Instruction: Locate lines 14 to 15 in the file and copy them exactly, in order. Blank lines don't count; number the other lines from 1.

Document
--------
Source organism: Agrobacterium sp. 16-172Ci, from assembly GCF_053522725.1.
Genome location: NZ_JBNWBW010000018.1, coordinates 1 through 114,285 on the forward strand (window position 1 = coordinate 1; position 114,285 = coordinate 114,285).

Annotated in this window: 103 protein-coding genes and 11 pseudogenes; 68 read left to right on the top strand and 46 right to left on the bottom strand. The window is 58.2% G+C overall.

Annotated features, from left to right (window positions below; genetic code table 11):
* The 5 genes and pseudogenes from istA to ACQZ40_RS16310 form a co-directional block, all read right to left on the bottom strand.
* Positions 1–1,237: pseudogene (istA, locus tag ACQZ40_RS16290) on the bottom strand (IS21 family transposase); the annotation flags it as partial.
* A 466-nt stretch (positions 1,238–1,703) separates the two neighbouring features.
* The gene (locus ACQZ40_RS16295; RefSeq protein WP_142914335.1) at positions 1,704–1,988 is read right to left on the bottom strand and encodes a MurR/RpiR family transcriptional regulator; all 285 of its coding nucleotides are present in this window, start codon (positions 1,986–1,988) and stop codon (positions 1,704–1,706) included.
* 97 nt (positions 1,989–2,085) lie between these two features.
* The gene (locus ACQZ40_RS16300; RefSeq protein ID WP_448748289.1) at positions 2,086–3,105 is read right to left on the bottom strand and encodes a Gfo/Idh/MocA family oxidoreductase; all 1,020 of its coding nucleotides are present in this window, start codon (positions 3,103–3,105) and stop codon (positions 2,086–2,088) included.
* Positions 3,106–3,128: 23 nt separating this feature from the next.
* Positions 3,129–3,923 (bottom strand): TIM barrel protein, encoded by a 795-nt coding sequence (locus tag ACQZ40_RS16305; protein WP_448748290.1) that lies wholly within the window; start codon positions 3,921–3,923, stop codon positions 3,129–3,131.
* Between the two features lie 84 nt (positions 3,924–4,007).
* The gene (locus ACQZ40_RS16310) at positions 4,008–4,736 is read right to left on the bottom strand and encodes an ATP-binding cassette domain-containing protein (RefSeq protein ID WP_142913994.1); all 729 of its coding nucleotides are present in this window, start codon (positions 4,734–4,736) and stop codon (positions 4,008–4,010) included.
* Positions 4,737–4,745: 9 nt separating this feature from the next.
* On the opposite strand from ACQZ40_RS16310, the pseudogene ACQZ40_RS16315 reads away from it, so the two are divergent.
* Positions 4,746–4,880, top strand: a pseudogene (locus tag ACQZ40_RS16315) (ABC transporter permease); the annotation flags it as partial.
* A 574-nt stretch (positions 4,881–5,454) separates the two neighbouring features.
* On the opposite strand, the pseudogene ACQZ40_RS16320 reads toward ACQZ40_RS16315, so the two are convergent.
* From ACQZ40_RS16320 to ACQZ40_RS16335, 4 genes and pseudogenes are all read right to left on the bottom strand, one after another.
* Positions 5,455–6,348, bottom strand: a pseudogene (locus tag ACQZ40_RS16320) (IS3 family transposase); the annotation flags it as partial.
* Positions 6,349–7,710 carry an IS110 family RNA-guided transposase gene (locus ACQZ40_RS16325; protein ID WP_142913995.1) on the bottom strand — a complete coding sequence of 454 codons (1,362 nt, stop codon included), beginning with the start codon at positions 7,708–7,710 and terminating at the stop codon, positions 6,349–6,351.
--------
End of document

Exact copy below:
* The gene (locus ACQZ40_RS16310) at positions 4,008–4,736 is read right to left on the bottom strand and encodes an ATP-binding cassette domain-containing protein (RefSeq protein ID WP_142913994.1); all 729 of its coding nucleotides are present in this window, start codon (positions 4,734–4,736) and stop codon (positions 4,008–4,010) included.
* Positions 4,737–4,745: 9 nt separating this feature from the next.